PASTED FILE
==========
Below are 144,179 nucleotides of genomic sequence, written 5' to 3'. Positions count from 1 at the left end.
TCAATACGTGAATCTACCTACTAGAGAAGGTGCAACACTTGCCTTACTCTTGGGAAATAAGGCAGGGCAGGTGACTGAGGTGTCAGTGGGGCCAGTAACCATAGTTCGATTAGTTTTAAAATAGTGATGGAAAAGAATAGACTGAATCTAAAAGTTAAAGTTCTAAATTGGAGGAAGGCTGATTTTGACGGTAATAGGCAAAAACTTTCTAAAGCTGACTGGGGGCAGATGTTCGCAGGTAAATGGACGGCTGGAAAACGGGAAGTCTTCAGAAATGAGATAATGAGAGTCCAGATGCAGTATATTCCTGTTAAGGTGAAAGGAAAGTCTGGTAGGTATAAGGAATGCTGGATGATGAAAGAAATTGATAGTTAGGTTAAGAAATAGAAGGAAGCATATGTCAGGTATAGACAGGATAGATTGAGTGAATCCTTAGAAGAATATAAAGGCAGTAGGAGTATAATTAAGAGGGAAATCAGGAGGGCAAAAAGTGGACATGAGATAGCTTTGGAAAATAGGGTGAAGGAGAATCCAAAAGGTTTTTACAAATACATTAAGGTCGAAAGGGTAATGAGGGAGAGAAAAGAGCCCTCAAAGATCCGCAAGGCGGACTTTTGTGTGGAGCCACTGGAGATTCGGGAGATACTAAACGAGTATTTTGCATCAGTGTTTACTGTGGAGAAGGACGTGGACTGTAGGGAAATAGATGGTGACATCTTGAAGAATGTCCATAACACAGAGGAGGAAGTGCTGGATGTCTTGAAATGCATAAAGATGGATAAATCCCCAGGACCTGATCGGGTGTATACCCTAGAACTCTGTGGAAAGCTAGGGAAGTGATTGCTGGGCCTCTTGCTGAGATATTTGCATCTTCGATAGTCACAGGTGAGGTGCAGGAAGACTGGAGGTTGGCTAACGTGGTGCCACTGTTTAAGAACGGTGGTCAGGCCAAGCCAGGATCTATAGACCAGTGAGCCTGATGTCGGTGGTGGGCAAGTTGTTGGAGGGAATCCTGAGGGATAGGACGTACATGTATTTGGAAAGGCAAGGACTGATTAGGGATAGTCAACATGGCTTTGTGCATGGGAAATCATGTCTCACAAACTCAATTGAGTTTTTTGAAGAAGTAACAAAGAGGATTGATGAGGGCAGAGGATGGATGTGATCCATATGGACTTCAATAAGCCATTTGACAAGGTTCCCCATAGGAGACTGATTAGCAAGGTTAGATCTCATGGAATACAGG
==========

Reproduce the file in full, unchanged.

Below are 144,179 nucleotides of genomic sequence, written 5' to 3'. Positions count from 1 at the left end.
TCAATACGTGAATCTACCTACTAGAGAAGGTGCAACACTTGCCTTACTCTTGGGAAATAAGGCAGGGCAGGTGACTGAGGTGTCAGTGGGGCCAGTAACCATAGTTCGATTAGTTTTAAAATAGTGATGGAAAAGAATAGACTGAATCTAAAAGTTAAAGTTCTAAATTGGAGGAAGGCTGATTTTGACGGTAATAGGCAAAAACTTTCTAAAGCTGACTGGGGGCAGATGTTCGCAGGTAAATGGACGGCTGGAAAACGGGAAGTCTTCAGAAATGAGATAATGAGAGTCCAGATGCAGTATATTCCTGTTAAGGTGAAAGGAAAGTCTGGTAGGTATAAGGAATGCTGGATGATGAAAGAAATTGATAGTTAGGTTAAGAAATAGAAGGAAGCATATGTCAGGTATAGACAGGATAGATTGAGTGAATCCTTAGAAGAATATAAAGGCAGTAGGAGTATAATTAAGAGGGAAATCAGGAGGGCAAAAAGTGGACATGAGATAGCTTTGGAAAATAGGGTGAAGGAGAATCCAAAAGGTTTTTACAAATACATTAAGGTCGAAAGGGTAATGAGGGAGAGAAAAGAGCCCTCAAAGATCCGCAAGGCGGACTTTTGTGTGGAGCCACTGGAGATTCGGGAGATACTAAACGAGTATTTTGCATCAGTGTTTACTGTGGAGAAGGACGTGGACTGTAGGGAAATAGATGGTGACATCTTGAAGAATGTCCATAACACAGAGGAGGAAGTGCTGGATGTCTTGAAATGCATAAAGATGGATAAATCCCCAGGACCTGATCGGGTGTATACCCTAGAACTCTGTGGAAAGCTAGGGAAGTGATTGCTGGGCCTCTTGCTGAGATATTTGCATCTTCGATAGTCACAGGTGAGGTGCAGGAAGACTGGAGGTTGGCTAACGTGGTGCCACTGTTTAAGAACGGTGGTCAGGCCAAGCCAGGATCTATAGACCAGTGAGCCTGATGTCGGTGGTGGGCAAGTTGTTGGAGGGAATCCTGAGGGATAGGACGTACATGTATTTGGAAAGGCAAGGACTGATTAGGGATAGTCAACATGGCTTTGTGCATGGGAAATCATGTCTCACAAACTCAATTGAGTTTTTTGAAGAAGTAACAAAGAGGATTGATGAGGGCAGAGGATGGATGTGATCCATATGGACTTCAATAAGCCATTTGACAAGGTTCCCCATAGGAGACTGATTAGCAAGGTTAGATCTCATGGAATACAGG